“Since I started benefiting sentient beings in 1995, I have seen many examples of people who make prostrations to Buddhist statues or the Buddha and even recite the sutras, make offerings, and give to charity in order to obtain what they desire. After not getting what they want, they begin to give up and even scorn or slander Buddhism. What is strange, however, is that even though by doing so they have planted new evil causes, the merits they accumulated through worshipping the Buddha and making offerings remain. As a result, these people continue to be given opportunities in this lifetime to listen to the Dharma, as long as they are willing to repent. As I said this morning, even if you have committed the Five Uninterrupted Evil Acts, as long as you respectfully repent before the Thirty-Five Buddhas, your karma can be purified. Of course, it is not as simple as just reciting a sutra, making a prostration, and meditating for a short time; you have to really put your nose to the grindstone.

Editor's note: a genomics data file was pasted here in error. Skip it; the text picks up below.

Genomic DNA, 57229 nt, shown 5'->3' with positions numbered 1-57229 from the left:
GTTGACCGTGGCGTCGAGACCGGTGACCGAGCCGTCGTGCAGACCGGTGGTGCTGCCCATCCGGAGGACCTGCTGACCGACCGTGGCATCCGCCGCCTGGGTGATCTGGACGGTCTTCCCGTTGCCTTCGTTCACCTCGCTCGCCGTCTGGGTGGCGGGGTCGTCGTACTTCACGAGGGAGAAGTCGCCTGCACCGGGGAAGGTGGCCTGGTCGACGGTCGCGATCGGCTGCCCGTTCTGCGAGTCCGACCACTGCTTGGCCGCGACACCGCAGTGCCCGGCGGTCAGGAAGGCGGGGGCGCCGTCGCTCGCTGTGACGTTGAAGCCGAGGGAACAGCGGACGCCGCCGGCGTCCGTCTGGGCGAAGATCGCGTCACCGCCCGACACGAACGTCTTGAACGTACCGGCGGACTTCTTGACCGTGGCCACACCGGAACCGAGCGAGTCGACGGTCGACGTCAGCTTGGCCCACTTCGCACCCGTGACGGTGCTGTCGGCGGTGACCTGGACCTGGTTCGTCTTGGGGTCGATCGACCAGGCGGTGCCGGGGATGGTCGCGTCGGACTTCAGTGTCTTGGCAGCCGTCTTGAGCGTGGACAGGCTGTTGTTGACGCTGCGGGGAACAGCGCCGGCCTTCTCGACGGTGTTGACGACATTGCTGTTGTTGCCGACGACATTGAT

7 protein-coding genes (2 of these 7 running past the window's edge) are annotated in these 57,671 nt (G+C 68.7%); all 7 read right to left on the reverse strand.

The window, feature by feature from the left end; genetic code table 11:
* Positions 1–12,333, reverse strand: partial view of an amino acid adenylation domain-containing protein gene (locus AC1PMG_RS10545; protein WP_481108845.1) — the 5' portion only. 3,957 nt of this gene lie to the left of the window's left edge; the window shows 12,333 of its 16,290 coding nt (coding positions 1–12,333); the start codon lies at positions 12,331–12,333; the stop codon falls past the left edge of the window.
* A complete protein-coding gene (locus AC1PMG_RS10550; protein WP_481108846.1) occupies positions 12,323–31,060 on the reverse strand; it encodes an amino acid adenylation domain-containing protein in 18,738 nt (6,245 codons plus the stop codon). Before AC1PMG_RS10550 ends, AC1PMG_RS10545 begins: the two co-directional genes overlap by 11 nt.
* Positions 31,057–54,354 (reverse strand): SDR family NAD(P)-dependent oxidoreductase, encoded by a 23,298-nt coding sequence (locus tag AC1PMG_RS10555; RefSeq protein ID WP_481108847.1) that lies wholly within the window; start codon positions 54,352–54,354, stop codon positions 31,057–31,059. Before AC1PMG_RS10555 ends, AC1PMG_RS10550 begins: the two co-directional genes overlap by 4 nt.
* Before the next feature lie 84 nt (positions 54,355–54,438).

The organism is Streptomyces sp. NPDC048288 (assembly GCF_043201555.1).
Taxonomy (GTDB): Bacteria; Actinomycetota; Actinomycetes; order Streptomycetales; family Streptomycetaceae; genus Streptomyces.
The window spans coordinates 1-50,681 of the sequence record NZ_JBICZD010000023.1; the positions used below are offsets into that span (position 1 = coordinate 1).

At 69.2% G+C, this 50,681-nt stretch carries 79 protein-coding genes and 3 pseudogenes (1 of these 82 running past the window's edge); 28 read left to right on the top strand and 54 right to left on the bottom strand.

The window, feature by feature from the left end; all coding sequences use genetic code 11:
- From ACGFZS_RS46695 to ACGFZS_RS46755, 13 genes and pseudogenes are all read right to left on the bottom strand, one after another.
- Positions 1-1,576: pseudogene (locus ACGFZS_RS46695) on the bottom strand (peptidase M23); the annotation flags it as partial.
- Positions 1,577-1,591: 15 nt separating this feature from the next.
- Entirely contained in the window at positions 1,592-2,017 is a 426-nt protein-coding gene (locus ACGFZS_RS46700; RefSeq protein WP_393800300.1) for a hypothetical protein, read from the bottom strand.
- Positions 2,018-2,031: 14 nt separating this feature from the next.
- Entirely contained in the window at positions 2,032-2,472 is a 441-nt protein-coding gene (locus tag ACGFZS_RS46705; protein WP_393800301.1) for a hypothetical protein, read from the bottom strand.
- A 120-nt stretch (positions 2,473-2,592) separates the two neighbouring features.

“Given my recent health issues, there are many who wish I would not help so many sentient beings, but illness is impermanent, too. A lot of people panic when their good health suddenly takes a turn for the worse; it makes them wonder if their good fortune is insufficient, they have bad luck, or ghosts have come to bother them. As I’ve said in the past, when practicing Tantra one must at least practice ‘self-others exchange,’ which means to exchange one’s own happiness for the suffering of others. Compassion does not simply involve saying what people like to hear or chanting mantras to bless someone; it means actually giving things to others. An analogy I often make is, when a person wants to go somewhere but can’t afford the trip, what should you do if he or she asks your help? Should you reach into your wallet to help? Or would that person be able to go if you simply pointed the way? No; that wouldn’t be possible.